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Workshop addresses disposal of fats and oil

The issue of blocked sewer lines prompted the Environmental Health Department to host workshops to educate food handlers on the correct ways to dispose of fats and oil.

THE Environmental Health Department hosted a workshop to educate retailers, restaurants owners and food handlers on the proper waste management of fats, oil and grease (FOG), teaching a change of behaviour, saying the blockages in the sewerage systems do not happen because of ageing infrastructure but because of how the FOG waste is managed.

The Environmental and Pollution Department of the eThekwini Municipality, the Hillcrest Conservancy, MtM, Biochem Products, Adopt-a-River and Hillcrest Shopping Centre tenants were also part of the training workshop.

Also read: Upper Highway conservancies tackle sewage issues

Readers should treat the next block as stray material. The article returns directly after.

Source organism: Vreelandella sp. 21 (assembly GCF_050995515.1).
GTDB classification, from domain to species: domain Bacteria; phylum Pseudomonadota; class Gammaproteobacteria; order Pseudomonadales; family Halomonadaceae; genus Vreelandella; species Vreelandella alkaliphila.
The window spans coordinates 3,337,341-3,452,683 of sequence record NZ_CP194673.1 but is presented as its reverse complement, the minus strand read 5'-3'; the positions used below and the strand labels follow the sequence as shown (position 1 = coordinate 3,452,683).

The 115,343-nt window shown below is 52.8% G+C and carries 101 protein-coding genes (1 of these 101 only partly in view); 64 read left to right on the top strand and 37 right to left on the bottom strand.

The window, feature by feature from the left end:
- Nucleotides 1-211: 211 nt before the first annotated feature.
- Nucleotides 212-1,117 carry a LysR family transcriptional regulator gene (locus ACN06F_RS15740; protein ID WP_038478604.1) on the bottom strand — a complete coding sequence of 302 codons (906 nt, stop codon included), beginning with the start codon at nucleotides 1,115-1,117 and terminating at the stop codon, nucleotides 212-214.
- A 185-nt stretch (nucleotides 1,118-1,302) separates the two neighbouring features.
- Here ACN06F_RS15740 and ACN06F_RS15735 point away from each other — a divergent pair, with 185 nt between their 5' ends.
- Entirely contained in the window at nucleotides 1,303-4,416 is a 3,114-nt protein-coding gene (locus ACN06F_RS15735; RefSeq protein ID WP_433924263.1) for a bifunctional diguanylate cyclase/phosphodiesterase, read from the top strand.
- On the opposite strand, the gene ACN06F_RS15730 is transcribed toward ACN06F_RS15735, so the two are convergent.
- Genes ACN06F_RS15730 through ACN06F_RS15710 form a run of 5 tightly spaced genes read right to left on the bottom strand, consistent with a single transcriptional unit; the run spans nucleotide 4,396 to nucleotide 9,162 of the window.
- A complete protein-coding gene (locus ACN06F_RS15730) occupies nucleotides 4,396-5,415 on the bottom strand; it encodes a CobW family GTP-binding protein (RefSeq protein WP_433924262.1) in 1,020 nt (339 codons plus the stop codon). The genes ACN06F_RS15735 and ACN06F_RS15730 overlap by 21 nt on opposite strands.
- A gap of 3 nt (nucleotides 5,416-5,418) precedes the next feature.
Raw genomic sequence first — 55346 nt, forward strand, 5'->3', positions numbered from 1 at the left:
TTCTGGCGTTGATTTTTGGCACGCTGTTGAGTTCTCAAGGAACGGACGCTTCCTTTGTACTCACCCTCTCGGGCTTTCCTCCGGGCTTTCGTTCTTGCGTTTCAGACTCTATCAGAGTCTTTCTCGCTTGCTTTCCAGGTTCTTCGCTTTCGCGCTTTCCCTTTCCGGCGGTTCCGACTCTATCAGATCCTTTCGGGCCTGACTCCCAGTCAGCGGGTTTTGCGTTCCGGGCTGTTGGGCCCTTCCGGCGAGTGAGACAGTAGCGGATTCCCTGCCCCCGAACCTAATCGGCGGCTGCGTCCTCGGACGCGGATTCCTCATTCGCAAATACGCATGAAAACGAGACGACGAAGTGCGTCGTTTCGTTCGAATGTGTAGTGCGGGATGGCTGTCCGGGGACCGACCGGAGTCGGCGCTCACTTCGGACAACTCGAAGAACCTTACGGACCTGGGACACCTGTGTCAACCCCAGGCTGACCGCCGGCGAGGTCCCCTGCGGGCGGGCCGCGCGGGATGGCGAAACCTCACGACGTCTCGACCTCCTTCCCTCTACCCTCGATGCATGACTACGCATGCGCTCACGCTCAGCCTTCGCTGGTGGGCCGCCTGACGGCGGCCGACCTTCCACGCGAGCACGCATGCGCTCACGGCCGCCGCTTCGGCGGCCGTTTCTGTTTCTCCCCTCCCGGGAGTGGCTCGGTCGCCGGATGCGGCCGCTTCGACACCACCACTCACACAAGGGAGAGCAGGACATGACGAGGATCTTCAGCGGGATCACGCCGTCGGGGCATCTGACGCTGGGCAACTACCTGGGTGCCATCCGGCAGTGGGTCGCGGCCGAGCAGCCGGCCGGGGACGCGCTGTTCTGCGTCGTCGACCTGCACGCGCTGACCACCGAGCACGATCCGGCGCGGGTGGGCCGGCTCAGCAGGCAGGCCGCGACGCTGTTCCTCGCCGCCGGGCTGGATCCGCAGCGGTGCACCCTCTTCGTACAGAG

Environmental and Pollution’s Claudia Botha said there had been numerous incidents of sewer blockages and seepage along Old Main Road, near Hillcrest Corner, and complaints from Hillcrest Treatment Works have been that fats, oil and grease have had a great impact on their operation.

Botha pleaded with people to refrain from pouring oil down the drainage system as it blocks sewers and restricts flow.

“Blockages lead to back-ups and reduced capacity in sewer pipes. It also results in impediment of proper operations and stench issues.”

She advised businesses to practise emptying their FOG collection container and cleaning skimming devices occasionally.

To keep the drainage systems free of oil, Botha said all food outlets must install a well-designed and operated fat trap.

“Food outlets should have regular maintenance and cleaning procedures for fat and grease traps in place. Records for all purchased and used/disposed oil should be readily available.

Also read: Organisations partner up to motivate the community to recycle

“In addition, food outlets must ensure proper disposal of used oil and must be accountable for safe disposal.

“Cleaner practices and waste minimisation need to be initiated at food establishments. They should follow waste hierarchy: Reduce, re-use, recycle, recover and treat, then disposal,” she said.

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